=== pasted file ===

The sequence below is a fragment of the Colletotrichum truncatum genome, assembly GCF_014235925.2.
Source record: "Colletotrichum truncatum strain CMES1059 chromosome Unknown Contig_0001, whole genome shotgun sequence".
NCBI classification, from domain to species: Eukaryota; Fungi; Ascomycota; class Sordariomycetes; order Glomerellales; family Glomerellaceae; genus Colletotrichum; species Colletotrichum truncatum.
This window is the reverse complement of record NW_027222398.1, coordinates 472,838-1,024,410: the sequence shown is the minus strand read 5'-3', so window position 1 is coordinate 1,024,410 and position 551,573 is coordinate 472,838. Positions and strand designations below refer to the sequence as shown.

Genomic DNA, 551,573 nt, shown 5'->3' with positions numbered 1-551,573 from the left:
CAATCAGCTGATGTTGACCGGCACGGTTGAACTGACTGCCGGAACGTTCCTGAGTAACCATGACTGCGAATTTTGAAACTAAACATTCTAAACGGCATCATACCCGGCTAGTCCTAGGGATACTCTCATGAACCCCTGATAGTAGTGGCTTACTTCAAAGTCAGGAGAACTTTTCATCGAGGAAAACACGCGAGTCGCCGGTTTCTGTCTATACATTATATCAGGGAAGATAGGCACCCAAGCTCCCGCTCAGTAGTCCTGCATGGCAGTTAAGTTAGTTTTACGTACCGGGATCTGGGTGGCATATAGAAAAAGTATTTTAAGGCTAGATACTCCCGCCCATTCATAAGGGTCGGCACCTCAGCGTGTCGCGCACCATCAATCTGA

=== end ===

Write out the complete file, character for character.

The sequence below is a fragment of the Colletotrichum truncatum genome, assembly GCF_014235925.2.
Source record: "Colletotrichum truncatum strain CMES1059 chromosome Unknown Contig_0001, whole genome shotgun sequence".
NCBI classification, from domain to species: Eukaryota; Fungi; Ascomycota; class Sordariomycetes; order Glomerellales; family Glomerellaceae; genus Colletotrichum; species Colletotrichum truncatum.
This window is the reverse complement of record NW_027222398.1, coordinates 472,838-1,024,410: the sequence shown is the minus strand read 5'-3', so window position 1 is coordinate 1,024,410 and position 551,573 is coordinate 472,838. Positions and strand designations below refer to the sequence as shown.

Genomic DNA, 551,573 nt, shown 5'->3' with positions numbered 1-551,573 from the left:
CAATCAGCTGATGTTGACCGGCACGGTTGAACTGACTGCCGGAACGTTCCTGAGTAACCATGACTGCGAATTTTGAAACTAAACATTCTAAACGGCATCATACCCGGCTAGTCCTAGGGATACTCTCATGAACCCCTGATAGTAGTGGCTTACTTCAAAGTCAGGAGAACTTTTCATCGAGGAAAACACGCGAGTCGCCGGTTTCTGTCTATACATTATATCAGGGAAGATAGGCACCCAAGCTCCCGCTCAGTAGTCCTGCATGGCAGTTAAGTTAGTTTTACGTACCGGGATCTGGGTGGCATATAGAAAAAGTATTTTAAGGCTAGATACTCCCGCCCATTCATAAGGGTCGGCACCTCAGCGTGTCGCGCACCATCAATCTGA